Other nearby markers. At least 8 other markers are within walking distance of this marker. Canal Building (within shouting distance of this marker); Historical Perspective (within shouting distance of this marker); A Beautiful Place (within shouting distance of this marker); Great Depression Public Works Project (within shouting distance of this marker); Protective Perspective (within shouting distance of this marker); Opposition to the Canal (within shouting distance of this marker); Environmental Victory Nears
The Canal Story Marker (<i>panel 4</i>) image. Click for full size.
By Cosmos Mariner, February 13, 2021
5. The Canal Story Marker (panel 4)
(within shouting distance of this marker); Deliberate Strategy (within shouting distance of this marker). Touch for a list and map of all markers in Ocala.
 
Related markers. Click here for a list of markers that are related to this marker. Historic Florida Barge Canal Trail
 
Also see . . .
1. Cross Florida Barge Canal (Wikipedia). The idea of such a canal was first proposed by Philip II of Spain in 1567. It was repeatedly considered over the years but found to be economically unviable. In the 1930s, regional politicians lobbied the federal government to fund canal construction as an economic recovery program. President Franklin D. Roosevelt authorized $5 million in funding for the project in 1935. (Submitted on February 15, 2021, by Cosmos Mariner of Cape Canaveral, Florida.) 

2. Marjorie Harris Carr Cross Florida Greenway. One of the nation's largest incomplete public works projects has been transformed into the diverse Cross Florida Greenway, spanning Central Florida from the Gulf of Mexico to the St. Johns River. (Submitted on February 15, 2021, by Cosmos Mariner of Cape Canaveral, Florida.) 
 
Marker detail: Historic Barge Canal Trail image. Click for full size.
By Cosmos Mariner, February 13, 2021
6. Marker detail: Historic Barge Canal Trail
Unique Sanctuary
This 10-acre "island" in the middle of US-441/US-301 near Santos includes four huge steel-reinforced concrete stanchions. These monstrous supports were for a bridge that was never built over a canal that was never completed. The canal was intended for ships and barges traveling between the Atlantic Ocean and the Gulf of Mexico. The stanchions were constructed in 1936. The canal project was officially halted in 1971.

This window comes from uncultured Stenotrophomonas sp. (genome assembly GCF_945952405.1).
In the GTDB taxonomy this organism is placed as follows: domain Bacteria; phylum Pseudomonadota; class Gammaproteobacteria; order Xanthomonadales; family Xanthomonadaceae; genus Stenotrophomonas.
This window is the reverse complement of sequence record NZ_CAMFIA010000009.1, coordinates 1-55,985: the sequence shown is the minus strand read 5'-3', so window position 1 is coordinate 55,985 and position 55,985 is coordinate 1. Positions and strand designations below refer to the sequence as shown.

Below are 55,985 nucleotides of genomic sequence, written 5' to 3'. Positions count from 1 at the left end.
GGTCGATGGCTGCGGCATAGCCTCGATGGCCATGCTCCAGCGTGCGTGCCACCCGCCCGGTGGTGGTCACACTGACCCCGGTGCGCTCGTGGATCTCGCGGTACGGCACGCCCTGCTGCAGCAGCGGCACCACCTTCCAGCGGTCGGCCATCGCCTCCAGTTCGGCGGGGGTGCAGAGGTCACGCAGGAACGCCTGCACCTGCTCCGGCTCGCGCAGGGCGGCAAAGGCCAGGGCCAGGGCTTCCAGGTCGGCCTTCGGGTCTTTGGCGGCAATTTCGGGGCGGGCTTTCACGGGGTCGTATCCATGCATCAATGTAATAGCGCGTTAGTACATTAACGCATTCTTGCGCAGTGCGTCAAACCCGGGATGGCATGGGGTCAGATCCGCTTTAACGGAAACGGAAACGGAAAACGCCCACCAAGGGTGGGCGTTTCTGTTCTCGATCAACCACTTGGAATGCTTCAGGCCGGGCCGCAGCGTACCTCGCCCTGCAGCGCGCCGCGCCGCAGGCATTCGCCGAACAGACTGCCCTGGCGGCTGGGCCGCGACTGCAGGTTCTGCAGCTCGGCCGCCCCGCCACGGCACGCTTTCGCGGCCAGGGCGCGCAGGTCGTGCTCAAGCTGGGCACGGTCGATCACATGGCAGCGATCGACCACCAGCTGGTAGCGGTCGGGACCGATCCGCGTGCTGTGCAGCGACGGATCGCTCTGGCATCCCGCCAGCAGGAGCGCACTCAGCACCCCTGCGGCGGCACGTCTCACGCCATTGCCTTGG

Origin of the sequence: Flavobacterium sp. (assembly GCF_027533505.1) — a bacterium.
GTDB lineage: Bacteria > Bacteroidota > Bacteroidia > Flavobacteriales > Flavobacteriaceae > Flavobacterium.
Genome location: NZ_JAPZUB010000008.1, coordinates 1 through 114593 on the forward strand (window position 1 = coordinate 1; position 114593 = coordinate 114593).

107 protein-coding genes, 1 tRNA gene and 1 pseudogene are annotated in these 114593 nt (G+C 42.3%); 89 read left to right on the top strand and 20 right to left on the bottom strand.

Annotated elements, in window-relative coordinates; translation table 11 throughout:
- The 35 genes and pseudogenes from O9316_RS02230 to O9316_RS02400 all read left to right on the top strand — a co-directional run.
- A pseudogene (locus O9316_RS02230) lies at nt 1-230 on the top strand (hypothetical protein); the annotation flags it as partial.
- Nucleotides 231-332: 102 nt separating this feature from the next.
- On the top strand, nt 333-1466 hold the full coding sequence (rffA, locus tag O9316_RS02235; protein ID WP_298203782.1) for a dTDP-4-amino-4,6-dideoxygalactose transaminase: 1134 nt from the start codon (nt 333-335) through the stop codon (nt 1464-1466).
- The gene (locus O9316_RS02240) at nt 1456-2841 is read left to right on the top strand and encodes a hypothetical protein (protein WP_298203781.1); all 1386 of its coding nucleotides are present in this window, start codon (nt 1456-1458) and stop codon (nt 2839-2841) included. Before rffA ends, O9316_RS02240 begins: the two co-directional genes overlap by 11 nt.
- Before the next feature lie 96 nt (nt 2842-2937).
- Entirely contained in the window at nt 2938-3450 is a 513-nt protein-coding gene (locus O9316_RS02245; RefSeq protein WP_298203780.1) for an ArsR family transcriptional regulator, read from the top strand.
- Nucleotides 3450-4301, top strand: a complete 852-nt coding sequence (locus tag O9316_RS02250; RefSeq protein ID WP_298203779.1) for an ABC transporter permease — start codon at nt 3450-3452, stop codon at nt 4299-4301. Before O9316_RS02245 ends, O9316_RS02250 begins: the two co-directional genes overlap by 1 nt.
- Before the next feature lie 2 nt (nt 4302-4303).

Friendly Walkway
The Historic Barge Canal Trail is a wide wandering path that's just 4/10's of mile long. It was re-opened in 2016 after nature hid it among overgrowth for several years. It wanders along the base of the stanchions so that area residents and visitors might better appreciate the significance of the canal's place in Florida's history. The trail has been deliberately cut to accommodate walkers and hikers of all ages and nearly all capabilities, yet it remains as close as possible to its natural "woodsy" self. Be safe! Watch where you step.

Limited Access
In late 2016, an additional trail was constructed on the western side of The Island. It's a little more than 3/10's of a mile long, but is narrower and more rugged than the main trail. Only sure-footed walkers should attempt to use this pathway. It has been cleverly named the "Westside Trail."

Interpretive Displays
Both trails are actually off-shoots of the Florida Trail. Look for markers, signs and displays to enhance your brief journey from one end of The Island to the other, and to give yourself a glimpse into a portion of Florida's history. Take your time! Enjoy nature and think about times and people gone by and what was thought to be a "great idea" for more than 500 years: the Cross Florida Ship and Barge Canal. And, appreciate the "better idea," which became the Marjorie Harris Carr Cross Florida Greenway.
Marker detail: Cross Florida Greenway image. Click for full size.
By Cosmos Mariner, February 13, 2021
7. Marker detail: Cross Florida Greenway
Cross Florida Greenway
named in honor of
Marjorie Harris Carr
A nationally recognized environmentalist,
Marjorie Harris Carr founded
Florida Defenders of the Environment
in 1969 and led the successful effort
to stop construction of the
Cross Florida Barge Canal.
Marker detail: Historic Barge Canal Trail Map image. Click for full size.
8. Marker detail: Historic Barge Canal Trail Map
The Canal Story Marker Kiosk image. Click for full size.
By Cosmos Mariner, February 13, 2021
9. The Canal Story Marker Kiosk
(abandoned bridge stanchion in background)
 
 
Credits. This page was last revised on February 21, 2021. It was originally submitted on February 14, 2021, by Cosmos Mariner of Cape Canaveral, Florida. This page has been viewed 49 times since then. Photos:   1, 2, 3, 4, 5, 6, 7, 8, 9. submitted on February 15, 2021, by Cosmos Mariner of Cape Canaveral, Florida.
Paid Advertisement
Mar. 6, 2021